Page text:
The Meningitis Research Foundation said on Tuesday that the University of Cambridge will study the cost and benefit of introducing a Group B streptococcal vaccine in the United Kingdom.
Group B streptococcal bacteria causes neonatal meningitis and septicaemia, and is the leading cause of bacterial meningitis in newborns.
The study will be led by Caroline Trotter with Mary Ramsay, Shamez Ladhani, Theresa Lamagni and Paul Heath.
The team will use a mathematical model to estimate the financial costs and benefits of preventing the disease with a vaccine. The model will be created based on recent information and study results from a previous 2010-2013 study.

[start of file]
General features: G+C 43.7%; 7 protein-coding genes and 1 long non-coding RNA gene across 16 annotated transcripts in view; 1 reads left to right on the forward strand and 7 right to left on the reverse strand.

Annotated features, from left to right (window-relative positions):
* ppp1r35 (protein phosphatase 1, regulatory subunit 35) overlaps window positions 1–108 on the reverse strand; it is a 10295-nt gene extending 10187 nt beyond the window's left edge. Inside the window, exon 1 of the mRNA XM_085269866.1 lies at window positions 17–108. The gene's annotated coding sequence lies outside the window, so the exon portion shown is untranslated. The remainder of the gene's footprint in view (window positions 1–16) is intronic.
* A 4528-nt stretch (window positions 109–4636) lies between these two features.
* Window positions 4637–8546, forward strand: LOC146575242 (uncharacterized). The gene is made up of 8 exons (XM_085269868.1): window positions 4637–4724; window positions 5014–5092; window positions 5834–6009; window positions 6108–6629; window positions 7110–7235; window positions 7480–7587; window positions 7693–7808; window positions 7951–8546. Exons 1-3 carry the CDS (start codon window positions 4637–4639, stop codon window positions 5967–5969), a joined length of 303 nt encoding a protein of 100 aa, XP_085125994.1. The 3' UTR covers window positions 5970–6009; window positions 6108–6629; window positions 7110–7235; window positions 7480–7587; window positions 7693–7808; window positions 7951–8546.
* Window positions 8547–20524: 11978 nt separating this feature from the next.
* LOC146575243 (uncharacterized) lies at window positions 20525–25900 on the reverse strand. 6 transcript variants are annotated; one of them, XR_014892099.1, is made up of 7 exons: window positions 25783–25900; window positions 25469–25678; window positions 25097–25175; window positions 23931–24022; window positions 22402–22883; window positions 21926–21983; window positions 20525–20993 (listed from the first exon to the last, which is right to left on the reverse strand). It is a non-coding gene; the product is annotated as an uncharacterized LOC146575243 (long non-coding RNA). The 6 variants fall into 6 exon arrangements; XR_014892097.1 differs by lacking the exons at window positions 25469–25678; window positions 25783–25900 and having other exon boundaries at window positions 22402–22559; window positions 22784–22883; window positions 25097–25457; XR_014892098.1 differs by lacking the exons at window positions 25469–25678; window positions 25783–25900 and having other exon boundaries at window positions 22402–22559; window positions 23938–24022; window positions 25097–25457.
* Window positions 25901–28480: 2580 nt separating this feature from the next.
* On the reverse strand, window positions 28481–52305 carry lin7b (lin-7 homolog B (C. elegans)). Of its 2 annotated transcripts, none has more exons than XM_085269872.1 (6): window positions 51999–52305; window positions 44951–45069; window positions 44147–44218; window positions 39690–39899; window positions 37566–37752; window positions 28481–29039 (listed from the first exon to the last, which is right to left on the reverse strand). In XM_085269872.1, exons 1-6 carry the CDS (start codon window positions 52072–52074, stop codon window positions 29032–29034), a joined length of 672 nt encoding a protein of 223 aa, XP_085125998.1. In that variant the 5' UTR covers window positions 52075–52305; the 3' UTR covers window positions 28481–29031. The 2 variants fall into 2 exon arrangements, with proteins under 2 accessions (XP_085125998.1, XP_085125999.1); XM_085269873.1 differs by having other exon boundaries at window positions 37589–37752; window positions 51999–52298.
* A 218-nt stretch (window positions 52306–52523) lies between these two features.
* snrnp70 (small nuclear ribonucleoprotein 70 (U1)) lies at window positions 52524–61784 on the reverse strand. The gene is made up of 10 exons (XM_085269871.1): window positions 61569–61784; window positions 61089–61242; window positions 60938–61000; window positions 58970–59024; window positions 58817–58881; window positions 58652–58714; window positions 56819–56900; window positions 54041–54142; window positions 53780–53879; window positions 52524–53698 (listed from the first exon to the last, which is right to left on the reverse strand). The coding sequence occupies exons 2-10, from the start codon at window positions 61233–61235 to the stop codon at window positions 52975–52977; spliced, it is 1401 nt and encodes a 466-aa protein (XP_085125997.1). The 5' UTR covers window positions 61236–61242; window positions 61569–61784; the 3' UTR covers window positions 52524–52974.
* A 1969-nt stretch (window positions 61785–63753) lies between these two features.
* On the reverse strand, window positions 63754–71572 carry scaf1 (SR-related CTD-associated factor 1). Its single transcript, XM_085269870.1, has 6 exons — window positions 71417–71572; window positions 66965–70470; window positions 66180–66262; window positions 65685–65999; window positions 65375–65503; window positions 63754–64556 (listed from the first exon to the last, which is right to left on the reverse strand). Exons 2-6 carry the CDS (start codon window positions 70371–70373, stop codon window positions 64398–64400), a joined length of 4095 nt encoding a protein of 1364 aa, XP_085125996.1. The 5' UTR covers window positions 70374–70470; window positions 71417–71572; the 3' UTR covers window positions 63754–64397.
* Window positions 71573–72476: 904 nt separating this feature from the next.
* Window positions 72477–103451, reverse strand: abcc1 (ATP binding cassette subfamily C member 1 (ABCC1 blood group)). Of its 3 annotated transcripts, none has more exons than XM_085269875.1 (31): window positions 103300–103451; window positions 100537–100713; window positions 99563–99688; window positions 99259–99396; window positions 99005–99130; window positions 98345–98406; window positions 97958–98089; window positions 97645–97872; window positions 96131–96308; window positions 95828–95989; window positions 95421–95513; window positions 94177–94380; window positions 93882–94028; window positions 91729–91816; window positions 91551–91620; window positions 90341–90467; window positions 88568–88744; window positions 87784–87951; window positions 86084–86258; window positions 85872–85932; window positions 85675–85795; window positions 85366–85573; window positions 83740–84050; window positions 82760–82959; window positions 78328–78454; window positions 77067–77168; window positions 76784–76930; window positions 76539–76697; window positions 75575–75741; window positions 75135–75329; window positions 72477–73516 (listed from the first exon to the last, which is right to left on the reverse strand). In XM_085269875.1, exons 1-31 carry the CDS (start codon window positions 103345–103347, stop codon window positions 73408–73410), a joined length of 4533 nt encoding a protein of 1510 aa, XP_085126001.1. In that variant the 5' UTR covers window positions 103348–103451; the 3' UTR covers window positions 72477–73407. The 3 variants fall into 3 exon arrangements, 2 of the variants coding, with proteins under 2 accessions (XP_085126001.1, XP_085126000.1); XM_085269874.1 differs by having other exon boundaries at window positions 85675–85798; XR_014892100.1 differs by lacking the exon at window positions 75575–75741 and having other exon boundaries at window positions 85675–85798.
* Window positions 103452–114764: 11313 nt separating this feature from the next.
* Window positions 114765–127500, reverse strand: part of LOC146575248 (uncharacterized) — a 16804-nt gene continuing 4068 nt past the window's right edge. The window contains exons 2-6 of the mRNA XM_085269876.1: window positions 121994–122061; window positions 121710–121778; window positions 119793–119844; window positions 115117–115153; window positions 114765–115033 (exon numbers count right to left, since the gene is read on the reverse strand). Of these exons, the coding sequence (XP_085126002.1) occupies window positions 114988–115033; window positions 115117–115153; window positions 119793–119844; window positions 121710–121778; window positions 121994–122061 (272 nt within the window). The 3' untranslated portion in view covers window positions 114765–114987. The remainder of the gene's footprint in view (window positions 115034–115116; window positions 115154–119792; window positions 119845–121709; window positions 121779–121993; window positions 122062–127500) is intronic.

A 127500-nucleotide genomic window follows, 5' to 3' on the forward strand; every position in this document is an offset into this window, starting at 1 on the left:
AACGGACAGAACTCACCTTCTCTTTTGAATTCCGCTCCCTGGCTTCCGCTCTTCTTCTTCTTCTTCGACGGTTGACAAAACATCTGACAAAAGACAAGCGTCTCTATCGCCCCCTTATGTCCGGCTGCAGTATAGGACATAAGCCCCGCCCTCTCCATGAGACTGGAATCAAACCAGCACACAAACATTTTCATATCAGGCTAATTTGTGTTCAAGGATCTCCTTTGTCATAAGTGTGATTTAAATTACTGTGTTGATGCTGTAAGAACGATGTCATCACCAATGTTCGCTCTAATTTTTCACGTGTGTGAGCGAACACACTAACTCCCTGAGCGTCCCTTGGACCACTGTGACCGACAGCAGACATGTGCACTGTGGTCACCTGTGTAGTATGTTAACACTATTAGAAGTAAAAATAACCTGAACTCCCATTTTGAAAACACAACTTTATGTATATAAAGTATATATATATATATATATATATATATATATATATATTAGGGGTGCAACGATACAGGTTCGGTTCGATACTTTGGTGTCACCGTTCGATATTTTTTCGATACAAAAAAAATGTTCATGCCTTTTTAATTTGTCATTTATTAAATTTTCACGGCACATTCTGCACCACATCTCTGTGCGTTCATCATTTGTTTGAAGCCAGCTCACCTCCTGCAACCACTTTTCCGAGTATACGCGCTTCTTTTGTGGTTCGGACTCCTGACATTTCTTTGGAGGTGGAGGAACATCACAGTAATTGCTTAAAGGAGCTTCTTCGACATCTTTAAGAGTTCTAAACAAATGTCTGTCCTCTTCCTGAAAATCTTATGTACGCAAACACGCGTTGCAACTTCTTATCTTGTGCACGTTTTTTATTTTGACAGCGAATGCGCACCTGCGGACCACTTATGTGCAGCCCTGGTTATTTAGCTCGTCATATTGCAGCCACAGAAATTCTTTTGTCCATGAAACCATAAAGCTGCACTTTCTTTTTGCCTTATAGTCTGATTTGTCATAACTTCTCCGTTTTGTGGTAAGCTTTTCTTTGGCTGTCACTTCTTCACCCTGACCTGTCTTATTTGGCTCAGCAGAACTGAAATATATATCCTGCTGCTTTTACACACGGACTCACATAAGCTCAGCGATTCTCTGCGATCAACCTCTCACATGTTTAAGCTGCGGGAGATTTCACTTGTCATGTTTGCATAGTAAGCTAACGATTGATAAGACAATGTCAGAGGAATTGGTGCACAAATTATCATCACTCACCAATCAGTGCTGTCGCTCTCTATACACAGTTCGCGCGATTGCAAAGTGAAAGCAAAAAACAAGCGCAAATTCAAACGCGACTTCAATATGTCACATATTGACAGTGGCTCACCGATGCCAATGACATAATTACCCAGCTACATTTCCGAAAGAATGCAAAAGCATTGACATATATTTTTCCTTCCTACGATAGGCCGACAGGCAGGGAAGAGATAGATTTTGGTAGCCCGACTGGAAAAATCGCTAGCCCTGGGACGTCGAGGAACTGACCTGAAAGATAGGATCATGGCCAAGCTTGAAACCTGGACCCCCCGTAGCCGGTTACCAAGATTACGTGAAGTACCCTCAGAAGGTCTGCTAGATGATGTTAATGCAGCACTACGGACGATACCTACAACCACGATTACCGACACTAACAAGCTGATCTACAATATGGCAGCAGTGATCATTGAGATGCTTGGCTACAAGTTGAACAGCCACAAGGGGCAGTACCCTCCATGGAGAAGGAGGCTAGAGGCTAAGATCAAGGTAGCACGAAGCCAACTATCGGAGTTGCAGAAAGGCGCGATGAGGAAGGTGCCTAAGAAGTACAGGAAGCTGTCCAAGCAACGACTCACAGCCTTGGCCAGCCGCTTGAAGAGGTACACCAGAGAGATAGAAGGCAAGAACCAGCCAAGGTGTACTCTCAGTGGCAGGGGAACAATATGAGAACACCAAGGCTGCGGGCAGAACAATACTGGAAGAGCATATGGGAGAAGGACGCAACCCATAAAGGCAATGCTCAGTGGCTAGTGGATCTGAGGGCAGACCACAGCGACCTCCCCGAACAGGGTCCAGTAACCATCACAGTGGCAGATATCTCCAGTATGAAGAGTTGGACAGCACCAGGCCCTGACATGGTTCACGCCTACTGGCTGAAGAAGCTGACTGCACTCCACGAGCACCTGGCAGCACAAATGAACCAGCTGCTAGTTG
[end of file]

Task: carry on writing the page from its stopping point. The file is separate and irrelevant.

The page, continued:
The previous MRF-funded project studied the after-effects one to three years after the illness. Current information will be combined with previously known information to develop the best vaccine strategies.
The new study will take place before MRF vaccine trials are completed, which will cut down the time between developing a plan and being able to implement it. MRF is hoping to have vaccines approved and ready for use when the group of researchers comes forward with a plan.
MRF said the new prediction models will be presented at conferences, in journals and be available for foundation members and supporters. It hopes the model will be used as evidence by U.K .vaccine policy makers.